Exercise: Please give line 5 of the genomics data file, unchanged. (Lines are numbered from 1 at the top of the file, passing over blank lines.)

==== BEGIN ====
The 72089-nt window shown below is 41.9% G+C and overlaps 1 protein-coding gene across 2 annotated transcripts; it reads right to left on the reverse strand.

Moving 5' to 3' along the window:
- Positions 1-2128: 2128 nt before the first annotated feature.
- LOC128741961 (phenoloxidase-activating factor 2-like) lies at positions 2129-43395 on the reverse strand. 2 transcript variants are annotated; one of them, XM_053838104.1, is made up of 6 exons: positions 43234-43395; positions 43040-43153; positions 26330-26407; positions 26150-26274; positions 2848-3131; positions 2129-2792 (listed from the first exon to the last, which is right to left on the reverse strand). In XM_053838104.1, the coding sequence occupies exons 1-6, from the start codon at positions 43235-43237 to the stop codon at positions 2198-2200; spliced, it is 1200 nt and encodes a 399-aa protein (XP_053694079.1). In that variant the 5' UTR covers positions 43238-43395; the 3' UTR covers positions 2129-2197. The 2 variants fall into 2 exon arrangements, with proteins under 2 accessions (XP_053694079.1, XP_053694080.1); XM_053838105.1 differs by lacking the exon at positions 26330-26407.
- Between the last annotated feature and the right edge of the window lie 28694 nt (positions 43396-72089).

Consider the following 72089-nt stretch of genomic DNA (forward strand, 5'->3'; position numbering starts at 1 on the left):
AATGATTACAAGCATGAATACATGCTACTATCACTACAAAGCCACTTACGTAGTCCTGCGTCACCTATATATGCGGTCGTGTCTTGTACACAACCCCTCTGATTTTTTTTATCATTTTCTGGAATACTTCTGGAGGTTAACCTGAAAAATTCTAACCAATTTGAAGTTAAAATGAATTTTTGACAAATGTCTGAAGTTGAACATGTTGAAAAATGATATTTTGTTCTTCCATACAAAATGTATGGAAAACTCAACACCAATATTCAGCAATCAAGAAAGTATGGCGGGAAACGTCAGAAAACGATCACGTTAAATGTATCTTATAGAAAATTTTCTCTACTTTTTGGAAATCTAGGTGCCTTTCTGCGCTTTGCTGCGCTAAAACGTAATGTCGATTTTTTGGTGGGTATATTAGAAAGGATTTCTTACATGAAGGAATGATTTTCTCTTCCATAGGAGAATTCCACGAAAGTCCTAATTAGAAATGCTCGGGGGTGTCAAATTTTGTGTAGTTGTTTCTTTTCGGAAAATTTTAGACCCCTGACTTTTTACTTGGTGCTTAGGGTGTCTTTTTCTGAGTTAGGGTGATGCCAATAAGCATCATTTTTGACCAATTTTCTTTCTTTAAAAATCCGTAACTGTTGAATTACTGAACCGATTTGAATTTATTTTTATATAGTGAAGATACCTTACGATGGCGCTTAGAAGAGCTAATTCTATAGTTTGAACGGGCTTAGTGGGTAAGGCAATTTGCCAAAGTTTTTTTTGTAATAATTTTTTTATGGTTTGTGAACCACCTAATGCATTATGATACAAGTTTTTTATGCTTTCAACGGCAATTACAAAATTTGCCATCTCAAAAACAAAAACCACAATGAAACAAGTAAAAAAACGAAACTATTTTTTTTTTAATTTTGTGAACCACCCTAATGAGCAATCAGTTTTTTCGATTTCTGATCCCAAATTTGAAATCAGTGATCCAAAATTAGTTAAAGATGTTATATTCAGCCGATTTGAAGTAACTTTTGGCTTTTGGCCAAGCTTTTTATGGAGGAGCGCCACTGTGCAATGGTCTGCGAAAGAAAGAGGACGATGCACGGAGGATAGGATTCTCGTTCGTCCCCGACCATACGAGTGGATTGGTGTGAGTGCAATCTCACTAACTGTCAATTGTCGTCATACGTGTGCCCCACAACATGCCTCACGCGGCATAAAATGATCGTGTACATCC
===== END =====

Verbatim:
- Between the last annotated feature and the right edge of the window lie 28694 nt (positions 43396-72089).